Friday Finds 5.29.09
Sam: Rebranding America
Probably old news to some, but I'm enjoying the "ads" for a rebranded America comprising the editorial well of the May issue of Paper magazine. I think that Geoff McFetridge and Ivan Chermayeff's reworkings of the American flags are particularly powerful responses to the original brief (which can be found on the Paper site). As Chermayeff points out, our flag has evolved over time, why not let it evolve further. As this exercise proves, there is a glut of design talent in America, but all too often design for the mainstream ends up looking like this.
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Jordan: The Kingston Lounge
he Kingston Lounge is the blog of photographer Richard Nickel, Jr. Self-billed as a web space for "Guerilla preservation and urban archaeology," he photographs derelict structures and abandoned architecture and these pics are absolutely riveting. Each moody image is has a secret history lost beneath piles of dry, peeled paint and dusty floorboards, and there's surely a million different stories that could be written about their respective pasts. As for their future, the buildings themselves may crumble but Nickel's preserved them here beautifully.
via: Design Tavern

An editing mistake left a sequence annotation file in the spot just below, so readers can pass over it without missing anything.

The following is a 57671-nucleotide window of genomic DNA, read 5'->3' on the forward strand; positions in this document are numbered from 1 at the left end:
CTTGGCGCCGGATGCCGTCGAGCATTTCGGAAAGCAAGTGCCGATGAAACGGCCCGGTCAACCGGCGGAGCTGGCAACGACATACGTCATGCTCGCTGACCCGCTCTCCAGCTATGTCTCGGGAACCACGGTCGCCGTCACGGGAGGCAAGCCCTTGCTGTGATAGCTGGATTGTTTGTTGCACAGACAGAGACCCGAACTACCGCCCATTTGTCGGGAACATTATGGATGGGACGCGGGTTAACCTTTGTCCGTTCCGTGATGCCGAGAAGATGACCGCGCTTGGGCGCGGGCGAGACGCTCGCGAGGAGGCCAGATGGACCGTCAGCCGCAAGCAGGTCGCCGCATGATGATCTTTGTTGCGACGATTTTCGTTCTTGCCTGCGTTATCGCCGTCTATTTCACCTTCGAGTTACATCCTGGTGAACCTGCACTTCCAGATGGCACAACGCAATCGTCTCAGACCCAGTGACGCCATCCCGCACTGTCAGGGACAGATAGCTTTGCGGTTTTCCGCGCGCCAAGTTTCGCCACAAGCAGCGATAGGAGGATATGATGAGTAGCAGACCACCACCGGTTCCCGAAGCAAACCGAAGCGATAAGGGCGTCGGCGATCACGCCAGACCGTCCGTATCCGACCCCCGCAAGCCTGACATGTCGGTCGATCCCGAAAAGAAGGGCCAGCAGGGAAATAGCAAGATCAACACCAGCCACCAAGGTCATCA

Sarah: Heavy Log Lunch Kit
Design student Brian Tong made this novel but rudimentary picnic kit for his final school project, which asked students to do a piece that was both functional and dysfunctional. Besides the general appeal of its rough exterior and nicely carved interior cavities and utensil holders, I love the humor Tong brings to the piece by being utterly transparent about the impractical nature of the idea—the log is so heavy nobody would want to carry it on a long walk to the park or up a hill. Nevertheless, if you got around the weight by hollowing out the log or using an alternate material, it's a pretty nice-looking lunch kit.
Aaron: Philip Kennicott's Blog
When I was in Washington DC last week I moderated a panel on embassy design. One of the panelists was Dwell contributor, Washington Post culture critic and all-around smart guy Philip Kennicott. As Philip and I noshed on some late night sushi after our panel he revealed to me that he's entered the blogging fray with a site dedicated largely to architecture and classical music criticism. By no means a mere supplement to his column in the Post, philipkennicott.com is a measured and artful look at the cultural landscape from one of the better critics out there. RSS this man!
Miyoko: Kid Chair Poster
While reading We Love You So (a blog "to help shed some light on many of the small influences" inspiring Where the Wild Things Are director Spike Jonze and his creative team), I came across Trenton Duerksen and Daniele Frazier's Kid Chair Poster project. The artists collected abandoned children's chairs from New York City streets and photographed them for a limited-edition run of posters. What I like about looking at the images is seeing the different ways in which designers have conceived what a chair for a child should be, the results ranging from a big teddy bear fit for sitting on to a miniature version of a typical chair you'd see around an office table.